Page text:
Radio telescope, GPS use ionosphere to detect nuclear tests

Feb 19, 2013
Radio telescope, GPS use ionosphere to detect nuclear tests
For each source observed near and after the Hunters Trophy event, maps of TEC gradient fluctuation power as a function of east-west and north-south spatial frequency. Here, the peak spectral power over all temporal frequencies is shown as an image in each panel with contours representing the mean power over all temporal frequencies. The range in azimuths expected for waves propagating from Hunters Trophy for altitudes between 100 and 900 km is shown in each panel with black lines. Credit: U.S. Naval Research Laboratory

(Phys.org)—U.S. Naval Research Laboratory radio astronomer, Joseph Helmboldt, Ph.D., and researchers at Ohio State University Department of Civil, Environmental and Geodetic Engineering analyzed radio telescope interferometry and Global Positioning Satellite (GPS) data recorded of the ionosphere during one of the last underground nuclear explosions (UNEs) in the U.S., codenamed Hunters Trophy.

Situated in the Plains of San Agustin, 50 miles west of Socorro, New Mexico, twenty-seven 25-meter parabolic dish antennas collectively make up the 's Very Large Array (VLA) radio telescope.

The VLA is an interferometer; meaning it operates by multiplying the data from each pair of telescopes together to form interference patterns. The structure of those , and how they change with time as the earth rotates, reflect the structure of radio sources on the sky.

Designed as a radio synthesis telescope, observing bands between 1 and 50 gigahertz (GHz), the VLA is chiefly used to observe cosmic sources. While such observations require detailed calibration schemes to remove the effects of the ionosphere, this calibration data is seldom used to actually study the ionosphere.

During the Hunters Trophy event at the Nevada Test Site, Sept. 18, 1992, the VLA was observing a series of relatively bright cosmic sources at 1.4 GHz and positioned in a compact D-configuration, allowing an increased sensitivity to smaller-scale fluctuations. The data for these observations were retrieved from the VLA archives and self-calibration was performed using each source to obtain differences in total electron content (ΔTEC) time series for each antenna.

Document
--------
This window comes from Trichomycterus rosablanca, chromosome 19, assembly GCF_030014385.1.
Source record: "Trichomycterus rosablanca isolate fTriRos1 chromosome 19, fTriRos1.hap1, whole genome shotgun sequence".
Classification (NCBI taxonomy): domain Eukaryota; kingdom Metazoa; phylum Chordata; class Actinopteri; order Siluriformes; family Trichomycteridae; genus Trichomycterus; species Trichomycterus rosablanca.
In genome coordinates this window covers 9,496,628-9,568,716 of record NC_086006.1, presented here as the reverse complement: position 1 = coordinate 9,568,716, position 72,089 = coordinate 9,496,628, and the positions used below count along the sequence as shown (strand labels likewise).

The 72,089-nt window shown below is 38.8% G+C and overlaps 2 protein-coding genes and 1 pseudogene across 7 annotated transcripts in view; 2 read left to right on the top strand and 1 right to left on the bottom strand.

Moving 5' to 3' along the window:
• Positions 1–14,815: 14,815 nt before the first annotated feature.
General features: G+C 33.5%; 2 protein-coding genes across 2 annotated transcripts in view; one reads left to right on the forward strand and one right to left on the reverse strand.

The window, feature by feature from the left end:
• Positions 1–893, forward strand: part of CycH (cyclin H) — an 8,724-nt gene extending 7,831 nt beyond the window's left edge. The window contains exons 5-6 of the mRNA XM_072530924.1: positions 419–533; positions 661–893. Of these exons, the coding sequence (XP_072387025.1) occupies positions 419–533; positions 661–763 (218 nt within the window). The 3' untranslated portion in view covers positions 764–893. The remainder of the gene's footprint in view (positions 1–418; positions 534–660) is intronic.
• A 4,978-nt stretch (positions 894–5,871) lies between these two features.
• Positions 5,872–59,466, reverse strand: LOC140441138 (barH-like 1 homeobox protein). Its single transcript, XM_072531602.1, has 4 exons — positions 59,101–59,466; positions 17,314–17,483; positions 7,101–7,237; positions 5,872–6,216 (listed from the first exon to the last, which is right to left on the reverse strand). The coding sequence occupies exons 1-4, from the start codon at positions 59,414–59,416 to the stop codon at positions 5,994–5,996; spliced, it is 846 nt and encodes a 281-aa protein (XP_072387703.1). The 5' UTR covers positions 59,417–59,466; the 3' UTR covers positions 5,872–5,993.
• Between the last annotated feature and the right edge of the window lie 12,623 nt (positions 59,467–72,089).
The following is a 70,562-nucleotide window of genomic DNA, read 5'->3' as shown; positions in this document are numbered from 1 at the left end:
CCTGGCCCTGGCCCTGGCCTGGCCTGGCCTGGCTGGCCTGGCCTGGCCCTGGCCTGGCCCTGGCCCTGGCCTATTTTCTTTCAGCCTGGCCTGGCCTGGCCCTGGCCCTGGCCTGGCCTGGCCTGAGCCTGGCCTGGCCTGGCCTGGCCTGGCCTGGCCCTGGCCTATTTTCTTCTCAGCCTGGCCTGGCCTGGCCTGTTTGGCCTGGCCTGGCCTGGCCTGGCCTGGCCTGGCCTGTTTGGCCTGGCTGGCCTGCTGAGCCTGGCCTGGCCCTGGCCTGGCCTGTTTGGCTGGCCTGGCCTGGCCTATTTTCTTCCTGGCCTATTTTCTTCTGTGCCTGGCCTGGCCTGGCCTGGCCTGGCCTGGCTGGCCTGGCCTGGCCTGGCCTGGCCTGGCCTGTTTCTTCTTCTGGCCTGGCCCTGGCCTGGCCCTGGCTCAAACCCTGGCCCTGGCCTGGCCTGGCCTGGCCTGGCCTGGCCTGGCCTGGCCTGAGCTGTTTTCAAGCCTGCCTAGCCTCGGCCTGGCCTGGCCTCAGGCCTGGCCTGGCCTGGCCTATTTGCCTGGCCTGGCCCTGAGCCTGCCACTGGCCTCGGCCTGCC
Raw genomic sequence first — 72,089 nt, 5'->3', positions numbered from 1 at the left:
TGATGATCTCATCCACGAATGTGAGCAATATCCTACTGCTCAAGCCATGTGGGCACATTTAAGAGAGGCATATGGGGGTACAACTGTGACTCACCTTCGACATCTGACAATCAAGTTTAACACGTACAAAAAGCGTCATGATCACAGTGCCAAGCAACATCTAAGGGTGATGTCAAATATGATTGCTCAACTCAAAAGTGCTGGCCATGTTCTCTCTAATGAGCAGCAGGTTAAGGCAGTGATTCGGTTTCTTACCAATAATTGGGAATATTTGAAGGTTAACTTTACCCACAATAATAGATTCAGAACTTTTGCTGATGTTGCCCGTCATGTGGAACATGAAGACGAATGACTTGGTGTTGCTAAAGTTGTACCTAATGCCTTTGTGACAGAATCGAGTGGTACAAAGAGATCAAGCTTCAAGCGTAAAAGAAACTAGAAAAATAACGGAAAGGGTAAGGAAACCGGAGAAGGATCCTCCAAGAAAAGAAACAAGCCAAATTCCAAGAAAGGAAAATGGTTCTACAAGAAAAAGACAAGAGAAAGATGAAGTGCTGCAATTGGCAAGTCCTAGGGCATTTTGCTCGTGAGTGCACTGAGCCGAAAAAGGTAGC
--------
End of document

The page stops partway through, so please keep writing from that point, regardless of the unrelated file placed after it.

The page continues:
"One can see that between roughly 20 and 25 minutes after the UNE, the signature of disturbances in the ionosphere moving toward the northeast and southwest are nearly perpendicular to the direction from Hunters Trophy," said Helmboldt. "Given their characteristics, it seems likely that these disturbances are associated with small-scale distortions propagating along the larger traveling ionospheric disturbance generated by the Hunters Trophy explosion."

GPS can also contribute to detection and discrimination of UNEs. GPS signals are sensitive to ionospheric disturbance, and this phenomenon can be used to further validate concurrent VLA measurements. By studying the ionosphere, namely Traveling Ionospheric Disturbances (TIDs) excited by acoustic-gravity waves from surface and underground explosions, the magnitude of the fluctuations greatly increased roughly 30 minutes after detonation—consistent with GPS-derived propagation speed. The travel time and the travel distance of each event are highly correlated.

"Combining the results of both spectral techniques, we found a class of intermediate and small-scale waves," said Helmboldt. "Our exploration of VHF/UHF observations with the VLA has successfully demonstrated the power of this instrument to characterize a variety of transient ionospheric phenomena."

The resolution of the VLA is set by the size of the array—up to 36 km (22 miles) across. At its highest frequency (43 GHz) a resolution of 0.04 arcseconds is achieved – sufficient to see a golf ball being held 150 km (100 miles) away.

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